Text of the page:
Tuesday, April 11, 2017

"When breath becomes air"

I have been haunted by the book "When breath becomes air." No book has made me ponder about life and death that much. No book has left me in tears that much. I listened to it once. When i listened to it again, my eyes still got wet. Everyone has to face death at one point but some deaths are extremely cruel.

The book is a memoir of a neurosurgeon, Paul Kalannithi, who faced an early death from lung cancer.  Paul was a gifted resident at Stanford. He served as a chief of residency and got offered by the University of Wisconsin for a dream job as a head of neurology Department with a million dollar offered for his research when he was close to the end of his residency. Paul went through a long and painful journey to find the meaning of his life and embrace death, in particular when he transformed from a neurosurgeon into a dying patient with a very short time to live. Just right when he was about to graduate his residency to spread his wings, start his career out of training, and start a family with his wife, he got diagnosed with improbable lung cancer. Through his residency at Stanford, he learnt to face and accept the mortality when a disease was not curable.  He also had to face death of his gifted co-worker who committed suicide after a complicated case. However things were different when he had to face his own death. One day he was a doctor treating the dying one day and became a patient struggling to live the next day. Through his disease, he found the meaning of his life again. He followed his calling to be a neurosurgeon, and to continue saving patients through his sickness. He collapsed with exhaustion and pain from work at home every night but he stood up again the next day. He always referred back to his favorite quote "I can't go on. I'll go on" when needed.  The day he graduated from his program was the day he had to hang up his white coat forever. It was the last day he practiced medicine. It was the day he was about to die.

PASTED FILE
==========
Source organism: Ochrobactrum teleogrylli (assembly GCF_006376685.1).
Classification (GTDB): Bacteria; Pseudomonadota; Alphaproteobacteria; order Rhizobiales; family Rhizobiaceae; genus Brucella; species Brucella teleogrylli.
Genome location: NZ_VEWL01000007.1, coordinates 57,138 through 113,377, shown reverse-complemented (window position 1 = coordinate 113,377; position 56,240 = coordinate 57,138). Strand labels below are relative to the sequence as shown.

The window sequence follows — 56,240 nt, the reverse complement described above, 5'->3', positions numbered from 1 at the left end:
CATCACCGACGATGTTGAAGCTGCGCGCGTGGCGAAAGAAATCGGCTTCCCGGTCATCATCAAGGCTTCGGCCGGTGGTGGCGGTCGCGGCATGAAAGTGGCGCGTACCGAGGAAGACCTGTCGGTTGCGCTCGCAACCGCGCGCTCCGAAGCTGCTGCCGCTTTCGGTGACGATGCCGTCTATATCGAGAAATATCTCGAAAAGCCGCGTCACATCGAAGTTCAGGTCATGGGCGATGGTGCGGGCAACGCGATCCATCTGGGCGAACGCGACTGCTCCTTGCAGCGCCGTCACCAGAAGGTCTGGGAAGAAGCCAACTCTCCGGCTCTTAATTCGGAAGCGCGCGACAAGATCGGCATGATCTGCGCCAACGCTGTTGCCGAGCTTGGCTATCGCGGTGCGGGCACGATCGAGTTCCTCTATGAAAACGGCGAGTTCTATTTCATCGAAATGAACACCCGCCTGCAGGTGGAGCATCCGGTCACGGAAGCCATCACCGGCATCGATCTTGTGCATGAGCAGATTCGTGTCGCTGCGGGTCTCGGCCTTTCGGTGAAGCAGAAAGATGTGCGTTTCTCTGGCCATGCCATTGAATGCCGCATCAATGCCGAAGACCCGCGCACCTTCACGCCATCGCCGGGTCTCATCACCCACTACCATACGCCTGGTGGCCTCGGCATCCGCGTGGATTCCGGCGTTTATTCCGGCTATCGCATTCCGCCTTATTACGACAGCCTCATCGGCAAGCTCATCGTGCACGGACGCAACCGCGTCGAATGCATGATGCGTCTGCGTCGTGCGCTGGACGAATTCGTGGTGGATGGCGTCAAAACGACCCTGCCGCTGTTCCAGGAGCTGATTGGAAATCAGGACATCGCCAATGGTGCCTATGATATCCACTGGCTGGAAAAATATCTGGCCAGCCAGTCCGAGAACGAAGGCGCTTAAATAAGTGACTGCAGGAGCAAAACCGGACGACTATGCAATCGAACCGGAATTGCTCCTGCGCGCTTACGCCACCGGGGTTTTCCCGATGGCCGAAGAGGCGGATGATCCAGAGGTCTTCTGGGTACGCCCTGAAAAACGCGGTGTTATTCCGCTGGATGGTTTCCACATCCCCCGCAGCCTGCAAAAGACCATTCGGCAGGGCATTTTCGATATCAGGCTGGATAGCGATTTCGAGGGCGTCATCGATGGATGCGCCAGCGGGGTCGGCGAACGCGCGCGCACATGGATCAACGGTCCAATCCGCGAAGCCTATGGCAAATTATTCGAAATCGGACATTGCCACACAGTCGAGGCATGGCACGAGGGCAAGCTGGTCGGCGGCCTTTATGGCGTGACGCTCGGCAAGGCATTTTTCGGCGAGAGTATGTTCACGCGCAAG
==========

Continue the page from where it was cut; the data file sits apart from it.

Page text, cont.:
It was a long and brutal journey for him to get to the point in which he had to accept his death, and to eventually tell his wife that "he was ready." Ready to die. Paul died in 2015 at the age of 37 when his daughter was 8 months old. The book was completed posthumously.

 Paul bravely unpacked his life story to tell us how to live and how to die. Paul's story successfully tells me that time is infinite but limited to every one. Don't let it slip away. Make sure you know how to use your time meaningfully so you won't regret it later.
As the book says 'What happened to Paul is tragic but he is not a tragedy." Paul died but he left a legacy of love, inspiration, passion, and compassion.  His words continue to live on.

 "Life is not about avoiding suffering; It's about creating meaning".  

One day, I will gift Ryan this book!

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